institution(s) granting associate degrees and enhance the academic 
competitiveness of its (their) science graduates.


This PA will use the NIH institutional education project (R25) grant award 
mechanism.  Applicants are solely responsible for planning, directing, and 
executing the proposed project.  The total project period designated in your 
application may not exceed 3 years.  Your requested direct costs cannot exceed 
$600,000 for the 3-year period.  The NIH will pay facilities and 
administrative (F&A) costs at 8% of the direct costs, minus appropriate 
exclusions, or actual F&A costs, whichever is less.  You must provide a budget 
for each year.  This PA uses just-in-time concepts.


You may submit (an) application(s) if your institution has any of the 
following characteristics:

o Public or private institutions, such as universities, colleges, 
hospitals and laboratories
o Domestic institution


Any individuals with the skills, knowledge, and resources necessary to carry 
out the proposed research are invited to work with their institutions to 
develop an application for support.  Individuals from underrepresented racial 
and ethnic groups as well as individuals with disabilities are always 
encouraged to apply for NIH programs.


An institution may be involved as a partner in more than one Bridges program, 
but can be the APPLICANT institution for only one program.  Institutions 
submitting their own applications may participate in programs with other 
applicant institutions as long as these interactions are consistent with the 
institutions" resources and plans.

Institutions that submit applications in response to this PA may submit 
separate applications for support for a Bridges to the Doctorate grant PAR-02-
083 if they meet the eligibility requirements.  

Each proposed Bridges program must consist of a partnership between at least 
two institutions.  One must be an institution that offers the associate degree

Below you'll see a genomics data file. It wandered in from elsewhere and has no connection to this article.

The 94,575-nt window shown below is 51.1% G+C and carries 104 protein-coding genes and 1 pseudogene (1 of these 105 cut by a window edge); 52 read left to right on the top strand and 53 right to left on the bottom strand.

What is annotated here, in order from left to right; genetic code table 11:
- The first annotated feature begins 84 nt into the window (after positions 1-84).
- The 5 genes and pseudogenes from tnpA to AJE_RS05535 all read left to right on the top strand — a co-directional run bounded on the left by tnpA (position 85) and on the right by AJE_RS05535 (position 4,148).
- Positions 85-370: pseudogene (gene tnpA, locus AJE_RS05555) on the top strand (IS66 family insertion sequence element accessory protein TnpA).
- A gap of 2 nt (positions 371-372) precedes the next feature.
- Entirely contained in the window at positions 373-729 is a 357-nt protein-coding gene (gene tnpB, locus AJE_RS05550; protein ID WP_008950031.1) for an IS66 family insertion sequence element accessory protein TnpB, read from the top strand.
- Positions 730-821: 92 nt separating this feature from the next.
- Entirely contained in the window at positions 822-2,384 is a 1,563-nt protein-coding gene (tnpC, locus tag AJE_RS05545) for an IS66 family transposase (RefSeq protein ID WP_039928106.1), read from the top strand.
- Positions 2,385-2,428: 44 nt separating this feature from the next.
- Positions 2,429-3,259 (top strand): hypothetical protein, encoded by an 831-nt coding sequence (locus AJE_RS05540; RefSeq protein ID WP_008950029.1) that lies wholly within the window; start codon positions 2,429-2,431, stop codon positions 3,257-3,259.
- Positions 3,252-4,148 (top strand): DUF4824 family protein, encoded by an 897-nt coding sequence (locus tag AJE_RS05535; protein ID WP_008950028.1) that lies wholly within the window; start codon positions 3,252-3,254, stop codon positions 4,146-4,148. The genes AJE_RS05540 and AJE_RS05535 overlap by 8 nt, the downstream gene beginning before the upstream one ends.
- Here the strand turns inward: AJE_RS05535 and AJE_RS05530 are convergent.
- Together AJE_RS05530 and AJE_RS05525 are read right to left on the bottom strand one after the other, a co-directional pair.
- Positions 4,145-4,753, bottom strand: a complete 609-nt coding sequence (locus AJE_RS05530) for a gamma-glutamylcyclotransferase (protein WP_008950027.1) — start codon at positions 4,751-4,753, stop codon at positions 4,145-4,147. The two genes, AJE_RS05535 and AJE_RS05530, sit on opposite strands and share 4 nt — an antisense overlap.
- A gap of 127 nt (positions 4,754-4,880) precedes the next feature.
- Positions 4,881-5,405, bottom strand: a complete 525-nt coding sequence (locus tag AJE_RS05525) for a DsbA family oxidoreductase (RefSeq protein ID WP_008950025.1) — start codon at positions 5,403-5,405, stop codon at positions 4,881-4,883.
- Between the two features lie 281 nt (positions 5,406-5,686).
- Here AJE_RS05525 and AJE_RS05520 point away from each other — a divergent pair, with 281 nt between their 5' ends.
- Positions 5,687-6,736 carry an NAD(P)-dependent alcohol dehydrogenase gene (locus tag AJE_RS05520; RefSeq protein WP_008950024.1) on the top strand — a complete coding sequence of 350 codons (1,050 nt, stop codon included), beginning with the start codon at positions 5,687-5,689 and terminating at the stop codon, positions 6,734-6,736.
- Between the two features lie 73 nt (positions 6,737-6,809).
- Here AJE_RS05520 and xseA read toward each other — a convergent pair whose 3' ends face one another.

as the only undergraduate degree in the sciences within the participating 
departments AND has a significant enrollment of underrepresented minorities.  
Another partner must be a college or university offering the baccalaureate 
degree in areas relevant to the biomedical sciences.  Applications may involve 
a consortium of several institutions and may include several institutions 
within a single State system.
One participating institution must be designated as the applicant institution.  
This institution must name the program director and  submit the application.  
The institution should be experienced in, and have the infrastructure for, 
managing grants.  Each participating institution must name one individual as 
its program coordinator.  

Institutions offering both associate and baccalaureate degrees may not use 
funds from the Bridges program for graduates of their own associate degree 
programs to enter their own baccalaureate programs, even if a student is 
moving to another department, school, or college.  The program seeks to 
promote and enhance partnerships BETWEEN institutions.

STUDENT ELIGIBILITY:  Programs developed under this initiative must 
specifically target underrepresented minority students majoring in the 
sciences, including the natural, physical, and behavioral sciences, 
information sciences, and mathematics. For purposes of this PA, 
underrepresented minority students are individuals belonging to a particular 
ethnic or racial group that has been determined by the grantee institution to 
be underrepresented in biomedical or behavioral research nationally.  
Historically, individuals who are underrepresented in biomedical or behavioral 
research include, but are not limited to, U.S. citizens who are African 
American, Hispanic American, Native American, and native to the U.S. Pacific 

In your application, you should describe the criteria for selection and 
retention of student participants and for selection of participating faculty.  

The proposed program must address the needs and requirements of the 
underrepresented minority students enrolled in the associate-degree program.